Many countries seemingly compete to make the most outrageous rules, and often have rules for all the complicated and enigmatic things concerning humans and their concourse with each other, spending useless and worthless hours and efforts, for eons, on such insignificant rules, even to the length of finger nails and the proper way to trim them. The limit has not been found or reached and never will be, for the journey to enlightenment  and toward truth is always and ever bound up with obstacles. Like Sisyphus in Hades, we continue to push the heavy weight uphill, but ever it rolls back and we again continue and continue to seek our better angels, in Lincoln’s  words, but these are never found. We have few choices and know little surcease from the great tower of boredom that engulfs and enslaves.
I have little charitable hope or any eternal optimism that our great country or any other place will ever change, for the rules and regulations of the great cadre of bureaucrats stifle and censor all of our finest hopes and aims. All of us are standing alone above the abyss and can only do one thing, stand and pause, never deciding perhaps to step out and confront the unknown, as the seers and witch doctors and such staunch and brave individuals as Galileo did, to confound the comfortable fools and evil rulers and the religious “cranks” ever with us that had no intent, other than to keep us from questioning God and ever keeping us from maybe trying  to make sense out of the senseless and to allow us to have a little fun, before we die, as the great singer Sheryl Crowe laments in a song.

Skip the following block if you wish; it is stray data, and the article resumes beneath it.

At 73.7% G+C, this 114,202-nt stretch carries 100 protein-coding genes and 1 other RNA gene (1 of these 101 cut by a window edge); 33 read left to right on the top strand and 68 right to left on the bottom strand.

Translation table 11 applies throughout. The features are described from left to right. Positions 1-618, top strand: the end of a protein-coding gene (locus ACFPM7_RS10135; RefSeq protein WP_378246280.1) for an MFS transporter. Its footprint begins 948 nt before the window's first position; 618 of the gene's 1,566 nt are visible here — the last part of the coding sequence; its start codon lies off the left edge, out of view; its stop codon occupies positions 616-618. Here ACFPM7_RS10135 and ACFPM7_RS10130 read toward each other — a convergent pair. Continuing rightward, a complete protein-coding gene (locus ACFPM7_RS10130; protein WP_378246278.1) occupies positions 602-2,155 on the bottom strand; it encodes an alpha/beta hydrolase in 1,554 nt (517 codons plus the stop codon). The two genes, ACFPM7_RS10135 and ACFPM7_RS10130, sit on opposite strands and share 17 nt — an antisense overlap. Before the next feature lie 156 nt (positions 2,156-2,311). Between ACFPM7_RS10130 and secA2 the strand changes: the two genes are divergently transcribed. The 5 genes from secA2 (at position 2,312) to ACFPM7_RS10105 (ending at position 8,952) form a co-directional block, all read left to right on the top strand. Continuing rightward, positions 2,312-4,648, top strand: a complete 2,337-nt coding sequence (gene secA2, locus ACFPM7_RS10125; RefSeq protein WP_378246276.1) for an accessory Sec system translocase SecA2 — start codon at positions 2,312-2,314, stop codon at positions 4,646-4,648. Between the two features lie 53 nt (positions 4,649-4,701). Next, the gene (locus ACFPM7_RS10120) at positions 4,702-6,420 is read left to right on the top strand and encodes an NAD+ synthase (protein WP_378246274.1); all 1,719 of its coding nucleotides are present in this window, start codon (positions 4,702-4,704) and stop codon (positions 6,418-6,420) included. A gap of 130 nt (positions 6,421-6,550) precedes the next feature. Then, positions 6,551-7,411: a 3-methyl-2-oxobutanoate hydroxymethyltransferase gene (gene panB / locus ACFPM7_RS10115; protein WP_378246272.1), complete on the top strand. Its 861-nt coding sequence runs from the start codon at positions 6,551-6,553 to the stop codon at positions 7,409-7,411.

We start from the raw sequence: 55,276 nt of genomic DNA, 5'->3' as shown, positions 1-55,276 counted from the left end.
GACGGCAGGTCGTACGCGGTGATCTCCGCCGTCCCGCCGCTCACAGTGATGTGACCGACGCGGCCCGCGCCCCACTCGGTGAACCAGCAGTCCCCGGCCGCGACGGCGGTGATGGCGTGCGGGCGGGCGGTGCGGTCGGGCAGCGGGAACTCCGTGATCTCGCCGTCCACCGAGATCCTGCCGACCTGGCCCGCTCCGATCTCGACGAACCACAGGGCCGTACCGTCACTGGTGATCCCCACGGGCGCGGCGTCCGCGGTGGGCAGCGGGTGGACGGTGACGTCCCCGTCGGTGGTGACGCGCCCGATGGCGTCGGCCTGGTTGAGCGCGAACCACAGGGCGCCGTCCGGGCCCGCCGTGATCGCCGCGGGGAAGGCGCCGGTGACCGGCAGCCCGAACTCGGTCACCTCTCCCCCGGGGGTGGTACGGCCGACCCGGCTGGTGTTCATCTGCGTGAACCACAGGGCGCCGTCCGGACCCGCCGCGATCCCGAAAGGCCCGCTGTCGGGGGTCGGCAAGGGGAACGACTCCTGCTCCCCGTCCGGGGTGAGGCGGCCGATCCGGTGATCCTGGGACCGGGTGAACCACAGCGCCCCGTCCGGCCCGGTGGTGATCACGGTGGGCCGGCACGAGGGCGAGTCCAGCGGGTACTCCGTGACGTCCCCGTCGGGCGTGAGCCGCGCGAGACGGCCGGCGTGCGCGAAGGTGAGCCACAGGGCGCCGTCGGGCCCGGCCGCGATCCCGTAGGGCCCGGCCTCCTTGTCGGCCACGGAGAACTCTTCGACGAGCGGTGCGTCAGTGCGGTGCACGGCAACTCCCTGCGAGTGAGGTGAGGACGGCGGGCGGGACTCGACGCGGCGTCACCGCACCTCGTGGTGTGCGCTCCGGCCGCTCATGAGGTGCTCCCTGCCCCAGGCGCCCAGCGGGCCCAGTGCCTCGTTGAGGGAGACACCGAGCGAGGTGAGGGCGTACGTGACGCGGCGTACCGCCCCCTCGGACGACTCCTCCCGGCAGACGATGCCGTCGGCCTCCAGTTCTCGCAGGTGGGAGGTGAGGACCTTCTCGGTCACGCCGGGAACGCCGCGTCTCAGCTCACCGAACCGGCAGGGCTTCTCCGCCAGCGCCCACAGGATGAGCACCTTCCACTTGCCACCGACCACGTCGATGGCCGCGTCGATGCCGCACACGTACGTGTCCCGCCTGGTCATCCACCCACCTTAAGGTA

Just maybe we can reach across the centuries to Socrates and seek his wisdom, for after all his thinking and musing, after all the years as a gadfly in ancient Greece and in the company of Plato and other mental giants, he could only continue his bafflement about what lies beyond the veil. When he took the hemlock and died, he still did not attempt to posit something he did not know and he reassured his followers, before his death, that no one knew and no one ever would know. For no one can travel back from death to report on it, and no one will ever know whether it is a tremendous hardship or an evil ending or a beautiful outcome. Still today we ponder this enigma, though our religious certainty, contained  in the minds of many who  should know better, often makes this world a “vale of tears,” and the after life truth and beauty and an interminable infinity of Gospel music on the right hand of God; but the Kentucky balladeer Tom T. Hall, in his song about The Year Clayton Delaney Died” sang:”Maybe the Good Lord liked a little pick’n too.”
What I propose is that we all take a deep breath, stop always picking out the minor issues and look to the important things in life, such as love, truth and family. Turn to the Serenity Prayer of Bishop Hart that states: “that  you must have the serenity to ignore what you cannot change, the courage to change the things you can and the wisdom to know the difference.” This will get you through many crises and “the Sun also will rise..”  Be brave like the little owl that you often hear on a cold, starry morning, or the small snow fox seen in pictures of snowy climes, ever seeking food and ever rushing to another place, containing, in his small way, the hopes of all future snow foxes, seeking eternity.
David Masters,
New Albany, MS